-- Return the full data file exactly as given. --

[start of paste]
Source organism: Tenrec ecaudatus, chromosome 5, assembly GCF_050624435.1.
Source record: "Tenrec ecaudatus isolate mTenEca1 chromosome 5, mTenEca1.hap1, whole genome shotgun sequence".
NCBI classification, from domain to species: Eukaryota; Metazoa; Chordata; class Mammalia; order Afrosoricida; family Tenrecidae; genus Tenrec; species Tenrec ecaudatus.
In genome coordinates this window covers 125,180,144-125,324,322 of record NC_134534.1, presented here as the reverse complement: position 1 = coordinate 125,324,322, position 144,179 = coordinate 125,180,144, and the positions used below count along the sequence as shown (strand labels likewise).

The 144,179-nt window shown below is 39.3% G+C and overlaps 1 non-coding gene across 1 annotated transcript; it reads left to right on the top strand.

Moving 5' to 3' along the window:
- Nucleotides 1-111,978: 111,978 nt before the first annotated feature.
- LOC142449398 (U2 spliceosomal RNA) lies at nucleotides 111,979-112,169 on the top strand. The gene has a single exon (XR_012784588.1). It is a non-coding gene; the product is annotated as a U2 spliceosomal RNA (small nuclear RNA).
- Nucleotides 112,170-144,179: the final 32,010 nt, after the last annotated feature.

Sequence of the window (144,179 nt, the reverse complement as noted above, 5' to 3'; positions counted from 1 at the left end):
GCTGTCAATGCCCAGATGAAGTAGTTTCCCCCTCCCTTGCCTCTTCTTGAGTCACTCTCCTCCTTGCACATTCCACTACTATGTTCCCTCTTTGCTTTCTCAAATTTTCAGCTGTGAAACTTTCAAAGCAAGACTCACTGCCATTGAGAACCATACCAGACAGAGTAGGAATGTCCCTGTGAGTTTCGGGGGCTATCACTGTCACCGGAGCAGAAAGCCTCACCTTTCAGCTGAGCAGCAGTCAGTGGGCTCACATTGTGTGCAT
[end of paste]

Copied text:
Source organism: Tenrec ecaudatus, chromosome 5, assembly GCF_050624435.1.
Source record: "Tenrec ecaudatus isolate mTenEca1 chromosome 5, mTenEca1.hap1, whole genome shotgun sequence".
NCBI classification, from domain to species: Eukaryota; Metazoa; Chordata; class Mammalia; order Afrosoricida; family Tenrecidae; genus Tenrec; species Tenrec ecaudatus.
In genome coordinates this window covers 125,180,144-125,324,322 of record NC_134534.1, presented here as the reverse complement: position 1 = coordinate 125,324,322, position 144,179 = coordinate 125,180,144, and the positions used below count along the sequence as shown (strand labels likewise).

The 144,179-nt window shown below is 39.3% G+C and overlaps 1 non-coding gene across 1 annotated transcript; it reads left to right on the top strand.

Moving 5' to 3' along the window:
- Nucleotides 1-111,978: 111,978 nt before the first annotated feature.
- LOC142449398 (U2 spliceosomal RNA) lies at nucleotides 111,979-112,169 on the top strand. The gene has a single exon (XR_012784588.1). It is a non-coding gene; the product is annotated as a U2 spliceosomal RNA (small nuclear RNA).
- Nucleotides 112,170-144,179: the final 32,010 nt, after the last annotated feature.

Sequence of the window (144,179 nt, the reverse complement as noted above, 5' to 3'; positions counted from 1 at the left end):
GCTGTCAATGCCCAGATGAAGTAGTTTCCCCCTCCCTTGCCTCTTCTTGAGTCACTCTCCTCCTTGCACATTCCACTACTATGTTCCCTCTTTGCTTTCTCAAATTTTCAGCTGTGAAACTTTCAAAGCAAGACTCACTGCCATTGAGAACCATACCAGACAGAGTAGGAATGTCCCTGTGAGTTTCGGGGGCTATCACTGTCACCGGAGCAGAAAGCCTCACCTTTCAGCTGAGCAGCAGTCAGTGGGCTCACATTGTGTGCAT